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Brand Identity and Multiplatform Streaming Apps

How important is maintaining brand identity and differentiation in streaming UX and app design, and how critical, or even possible or advisable, is it to sustain a consistent look and feel across different platforms? And how crucial is branding in the overall fan experience, or building a fan base for the content associated with your brand? Nadine Krefetz, Consultant, Reality Software, Contributing Editor, Streaming Media, discusses this topic with James Lauzun, Chief Product Officer, MagellanTV, Esther Ahn, Head of User Experience, YouTube TV and YouTube Primetime Channels, and Tom Hurlbutt, Senior Director of Product Management, Crunchyroll, in this clip from Streaming Media Connect 2024.

Krefetz says, to the group, “When you talk about your brand, how do you differentiate the brand that you have versus the UX you have on any particular platform? And keep them specific to what you're working on? Because obviously, an Apple TV is different than an Android phone.”

Lauzun says that Magellan isn’t going for the same look and feel on every platform. “To better aid that user experience, you want your app to feel like it was built for that platform,” he says. “That user knows how to use their remote. So, we need to make sure that we support the platform in the way that it intends to be used. Also, platforms often make you do this (LG-like) magic wand pointer system. You have to be able to support that. So I think we can aid in communications and help our viewers use our products by trying not to preserve an identical experience, but instead preserve the design identity, but not necessarily the same specific experience.”

Krefetz says to Ahn that YouTube has both a corporate brand but that it is also heavily customizable for individuals, and she wonders how they approach these dynamics.

“Our umbrella brand is YouTube, and our global mission is to give everyone a voice,” Ahn says. “And that translates to how we are meeting our viewers' needs and expectations around the different types of content they want to watch. People come in with different expectations. Those that want to watch live on-demand movies, shows, and sports. And so we're always trying to figure out how to offer those experiences so viewers can easily find what they want to watch while also being able to discover new types of content. As you can imagine, there are a lot of different ways to watch, from long-form to short-form content. Right now, we have a platform with YouTube where you can get really amazing user-generated content, gaming, music, and all different types of verticals. And then, we have YouTube TV, which is our standalone live TV streaming service. We found that the subscribers coming to YouTube TV are coming for the content and the features we offer. We bring increased interactivity and personalization to live content. And so this is something that has been of interest and value to a lot of users coming onto the platform.”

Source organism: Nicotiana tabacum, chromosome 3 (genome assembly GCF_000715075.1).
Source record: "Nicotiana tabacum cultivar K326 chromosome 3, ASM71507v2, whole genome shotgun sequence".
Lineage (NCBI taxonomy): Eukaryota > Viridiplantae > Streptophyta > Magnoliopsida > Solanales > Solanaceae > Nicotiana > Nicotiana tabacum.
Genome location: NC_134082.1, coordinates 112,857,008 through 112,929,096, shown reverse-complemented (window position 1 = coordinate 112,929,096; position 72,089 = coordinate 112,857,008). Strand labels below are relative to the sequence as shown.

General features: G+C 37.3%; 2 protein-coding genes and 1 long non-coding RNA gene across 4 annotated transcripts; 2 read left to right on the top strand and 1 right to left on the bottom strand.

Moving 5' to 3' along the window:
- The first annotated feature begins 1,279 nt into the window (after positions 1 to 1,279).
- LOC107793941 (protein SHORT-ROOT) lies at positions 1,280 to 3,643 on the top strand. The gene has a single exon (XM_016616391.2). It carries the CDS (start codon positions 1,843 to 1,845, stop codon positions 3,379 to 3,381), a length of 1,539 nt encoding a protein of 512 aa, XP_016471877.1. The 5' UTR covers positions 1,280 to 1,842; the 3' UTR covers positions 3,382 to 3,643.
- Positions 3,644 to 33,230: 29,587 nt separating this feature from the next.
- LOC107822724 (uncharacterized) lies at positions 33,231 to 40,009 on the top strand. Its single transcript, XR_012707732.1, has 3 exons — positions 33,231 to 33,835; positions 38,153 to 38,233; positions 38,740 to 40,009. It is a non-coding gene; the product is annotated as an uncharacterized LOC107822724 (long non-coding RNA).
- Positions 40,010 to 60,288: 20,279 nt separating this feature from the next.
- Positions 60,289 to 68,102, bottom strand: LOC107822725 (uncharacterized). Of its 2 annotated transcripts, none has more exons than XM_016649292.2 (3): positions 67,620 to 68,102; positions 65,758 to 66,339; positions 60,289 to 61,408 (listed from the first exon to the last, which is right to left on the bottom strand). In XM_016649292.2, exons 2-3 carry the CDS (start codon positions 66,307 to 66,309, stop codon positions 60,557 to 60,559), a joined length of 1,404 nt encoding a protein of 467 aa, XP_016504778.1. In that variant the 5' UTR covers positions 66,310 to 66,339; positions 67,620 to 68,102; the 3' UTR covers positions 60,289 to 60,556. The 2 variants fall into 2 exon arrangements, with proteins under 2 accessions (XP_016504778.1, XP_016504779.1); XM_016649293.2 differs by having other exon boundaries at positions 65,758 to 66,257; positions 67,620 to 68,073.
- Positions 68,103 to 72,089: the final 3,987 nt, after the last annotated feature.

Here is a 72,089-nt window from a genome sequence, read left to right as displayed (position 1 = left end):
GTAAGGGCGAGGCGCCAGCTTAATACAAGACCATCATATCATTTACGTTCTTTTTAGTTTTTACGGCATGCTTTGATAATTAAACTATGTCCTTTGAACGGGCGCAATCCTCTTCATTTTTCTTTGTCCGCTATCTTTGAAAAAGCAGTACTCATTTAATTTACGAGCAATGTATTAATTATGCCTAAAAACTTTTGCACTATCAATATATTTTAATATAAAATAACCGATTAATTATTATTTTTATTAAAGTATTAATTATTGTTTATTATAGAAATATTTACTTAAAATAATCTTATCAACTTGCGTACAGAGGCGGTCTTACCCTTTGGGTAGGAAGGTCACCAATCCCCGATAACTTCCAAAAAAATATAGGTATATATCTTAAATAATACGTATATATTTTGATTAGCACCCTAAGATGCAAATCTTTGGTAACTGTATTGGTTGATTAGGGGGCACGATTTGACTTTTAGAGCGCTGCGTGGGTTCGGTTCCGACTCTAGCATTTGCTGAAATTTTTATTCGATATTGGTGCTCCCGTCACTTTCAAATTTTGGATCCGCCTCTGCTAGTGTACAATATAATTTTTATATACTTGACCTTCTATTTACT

Krefetz asks, “In terms of a brand visually or the philosophy, how does YouTube TV stand out as opposed to YouTube? Because they're obviously two different kinds of environments.”

“Our tenet is that we have a design system that crosses both,” Ahn says. “We don't want to create any confusion for viewers just trying to use some playback controls. You might want to fast forward, you might want to pause, but how do you purchase? And so a lot of that is shared across a design system. We believe that's really important because it's focused on creating consistent experiences for our viewers. There are obviously areas where we'll deviate in some parts, and I think we're always looking at each individual journey and what people are trying to accomplish, but also create something so it feels part of one system.”

Krefetz asks Hurlbutt, “How are you differentiating when you present to the consumer? [As in], this is Crunchyroll versus this is a particular program?”

Hurlbutt says that Crunchyroll focuses on facilitating fandom and deepening fans' connection with their specific interests. “They come because they have a deep connection to the universe and the IP in and of itself,” he says. “They are very much connected to the stories, the characters, the sequences, the action, the music, and everything around that. And where Crunchyroll comes in is being that facilitator of fandom to allow our fans to really connect deeply with their specific universe. In terms of our flywheel, we invest heavily in being able to bring in items that are adjacent to the content itself, whether it's manga, whether it's merchandising, whether it's theatrical so that our fans really see Crunchyroll as a way to be able to truly deepen their connection and their engagement with the content. Rather than trying to be something for everyone, [we are] trying to be everything for someone, where [they] feel like Crunchyroll allows them to be the true fan that they are.”

See videos of the full program from Streaming Media Connect February 2024 here.

We'll be back in person for Streaming Media NYC May 20-22, 2024. More details here.

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